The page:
Sorry if I went a little far in how I see borrowing and saving. I even wrote in self-interest to reflect over what´s driving our own “housing-bubble”. Due to the rate-increases in the US the swedish Riksbank has announced they will “keep rates well below inflation for many years to come”. The Krona is being sold of cource. But they also told us they will raise their inflation-target(lowering the Krona). “Everyone” can be happy! No one believes they succeed by them selfes 🙂 . It will be interesting to see how a normal(longer) recession looks like. Continuing deflation-pressure or stagflation-risks due to increasing lack of demand(price-raising insted of lowering?)?


  14. Post: March 9; 22.27 Interbank lending chart above

    Heard some folks calling the trend a falling liquidity issue but the following chart link should tell us falling interbank-loans is a mirror-image of the FED monetary base(4 Trillion). Plenty of QE-liquidity!
    Excess-reserves are interest-bearing. Different interest-decomposition below excess-level?

    US credit-growth have also been in a falling trend since 2016.

    Is this a classical recession-precurser! Trade-deficit also seems expanding. Current account forecast is also more negative 2018 than 2017. Budget-deficit is planned to shrink somewhat 2018 compare to 2017.

    Conclusion: Falling net financial assets into 2018 and together with shrinking credit-demand the economy should get softer.

  15. Hello Thorlief,

    Here are some sectoral balance calcs for Sweden.
    year Gov Ext private
    2016 -0.9 4.4 3.5

    The number for private is as per Bill’s advice and as Wynne Godley wrote in his book.

    Another interesting figure is credit creation which is 3.97 of GDP. No doubt people going into big debt to afford accommodation.

    What the figures say is that your government is internally devaluing your economy with austerity while the owners of exporting businesses take home big profits from the current account surplus.

    Sorry the numbers are a bit old I will update them soon. I get them from tradingeconomics dot com who get them off the government.



  16. Hello Thorlief,

    I have relatively up to date numbers for the USA as it is the tail that wags the economic dog; a forecast for 2018 too.
    year Gov Ext Private
    2016 3.20, -2.60, 0.60
    2017 3.50, -2.42, 1.08
    2018 4.29, -2.40, 1.89

    The Trump budget put some more money back into the private sector and will likely let the economy stagger on for another 18 months or so.

    As you say credit creation is flat to decreasing but still positive and may even pick up thanks the gov spending.

    I keep a big spreadsheet with 63 countries on it and the USA is 44th in terms of the private sector balance being positive and net saving.

  17. Hello Alan;

    Thank you for your stats. Your Sweden stats is the same figures as I noted above. Sweden is doing well thanks to it´s external positive balance incl net export. I agree with your asumtions!

    When it comes to the US maybe my figures missed the latest tax-cuts by Trump(=larger deficit instead of smaller 2018). If that is prolonging the ongoing economic strengthening I have no opinion.

    May I ask were you see a growing tendency of a negative private sector balance? Greece would be a candidate of course(7 years of depression with no prospect of a return to long term growth with the euro).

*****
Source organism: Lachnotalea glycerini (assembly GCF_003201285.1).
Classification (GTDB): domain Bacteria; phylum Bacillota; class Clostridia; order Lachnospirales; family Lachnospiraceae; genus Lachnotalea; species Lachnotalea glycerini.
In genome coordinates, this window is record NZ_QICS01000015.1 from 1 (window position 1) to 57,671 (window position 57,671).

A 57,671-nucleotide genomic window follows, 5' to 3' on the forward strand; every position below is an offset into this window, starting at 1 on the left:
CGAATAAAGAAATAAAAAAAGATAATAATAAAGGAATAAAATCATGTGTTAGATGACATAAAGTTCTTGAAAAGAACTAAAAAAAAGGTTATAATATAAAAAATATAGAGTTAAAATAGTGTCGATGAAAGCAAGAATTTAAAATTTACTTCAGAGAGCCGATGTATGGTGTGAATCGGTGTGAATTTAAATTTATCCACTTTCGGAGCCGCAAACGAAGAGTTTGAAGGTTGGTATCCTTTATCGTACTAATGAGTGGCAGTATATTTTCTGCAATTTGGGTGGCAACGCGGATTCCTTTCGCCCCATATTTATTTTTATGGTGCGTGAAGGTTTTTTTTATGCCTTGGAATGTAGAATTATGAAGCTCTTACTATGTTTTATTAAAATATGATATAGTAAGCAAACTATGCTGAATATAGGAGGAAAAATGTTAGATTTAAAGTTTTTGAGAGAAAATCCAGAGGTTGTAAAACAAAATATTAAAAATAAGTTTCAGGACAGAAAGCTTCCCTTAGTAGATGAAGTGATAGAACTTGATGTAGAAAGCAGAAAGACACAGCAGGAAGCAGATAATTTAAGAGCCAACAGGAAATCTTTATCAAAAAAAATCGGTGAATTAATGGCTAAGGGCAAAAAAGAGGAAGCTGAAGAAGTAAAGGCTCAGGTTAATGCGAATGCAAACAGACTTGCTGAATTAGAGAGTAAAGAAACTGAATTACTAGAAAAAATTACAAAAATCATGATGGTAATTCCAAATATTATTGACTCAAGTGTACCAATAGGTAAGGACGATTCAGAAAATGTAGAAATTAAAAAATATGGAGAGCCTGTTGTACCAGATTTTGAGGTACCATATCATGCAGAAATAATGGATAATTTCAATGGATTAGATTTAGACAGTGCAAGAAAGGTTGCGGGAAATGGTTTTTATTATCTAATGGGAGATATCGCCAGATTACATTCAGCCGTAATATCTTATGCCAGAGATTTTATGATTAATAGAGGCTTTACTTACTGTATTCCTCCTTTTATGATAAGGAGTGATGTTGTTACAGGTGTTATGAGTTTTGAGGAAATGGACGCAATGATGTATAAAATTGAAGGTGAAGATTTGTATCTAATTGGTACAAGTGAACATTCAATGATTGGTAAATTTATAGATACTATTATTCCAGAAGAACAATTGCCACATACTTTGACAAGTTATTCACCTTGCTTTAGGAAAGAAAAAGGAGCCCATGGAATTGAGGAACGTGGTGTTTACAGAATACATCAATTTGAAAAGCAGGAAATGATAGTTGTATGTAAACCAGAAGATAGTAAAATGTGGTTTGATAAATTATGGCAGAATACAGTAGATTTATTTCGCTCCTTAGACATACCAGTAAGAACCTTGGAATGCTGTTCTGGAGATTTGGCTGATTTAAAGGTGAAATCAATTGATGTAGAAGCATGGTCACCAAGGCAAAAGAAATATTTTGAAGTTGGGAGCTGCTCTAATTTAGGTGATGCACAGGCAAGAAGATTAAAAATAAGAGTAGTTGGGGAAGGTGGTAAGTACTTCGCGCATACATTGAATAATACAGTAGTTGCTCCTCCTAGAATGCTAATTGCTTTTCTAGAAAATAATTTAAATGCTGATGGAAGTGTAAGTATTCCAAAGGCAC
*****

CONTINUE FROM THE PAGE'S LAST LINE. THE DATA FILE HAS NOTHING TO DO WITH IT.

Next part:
18. Hello Thorleif,

    Yes, for the USA I added not just the tax cuts but also the debt ceiling deal that put more money on the table as well. Just a forecast though. Yes, more money in the private sector can only help.

    Send me your email address and I will send you a screenshot of my table and you can see the sectoral balances for 64 countries.

    Lots of good ones and lots of bads ones too.

  19. Alan;

    When I am telling you Sweden is doing allright you should also know we have one since long time(>20 years) expected crisis in our welfare-utility sector and basic infrastructures due to underinvestments and privatizations(inflation but also over-supply problem in school-sector). Taxes are as you probably know high here but personnel in schools, police and healthcare have been leaving due to low wages and bad working-conditions. Even justice have not enough personnel. At the same time immigration is putting severe pressure on those sectors incl housing. No one in the government understands that money is debt and that you can´t amortize money itself(law against budget-deficits). Inflation have been falling since 1991. We have had longer periods of deflation comparing to many EU-states. Sweden is the second poorest country i Europe when measured median wealth(ex. former Sovjetunion-states) according to Credit Suisse. Immigration/refugees is of cource one source which is creating social tensions. Population has grown 12% in just 13 years and is to continue at the same speed. A longer recession in Sweden could become a greater problem than people here really understands. Let´s hope the US and Asia continues to strengthen now. Swedish centralbank is, as always, trying to inflate income to match overvalued stocks and real-estate. Unfortunately government aggregate demand can only help when surpluses are at disposal. For 2018(election year) we are at least seeing stimulus.

    Yes Alan, I would greatly appreciate your data concerning sectoral-balances. Super!

    Best wishes

  20. Alan;

    Trump´s tax-reform included a reduction of the corporate tax level from 35 to 21%. But has the Trump tax-holiday(14%?)on corporate offshore funds(2,4 Trillion) also passed the congress? If so the dollar is supposed to get a big boost. Dollar has now a monthly buy-signal(February piercing pattern) at the 200 EMA level at 90,56(Dxc1).

Leave a Reply

Your email address will not be published. Required fields are marked *

Back To Top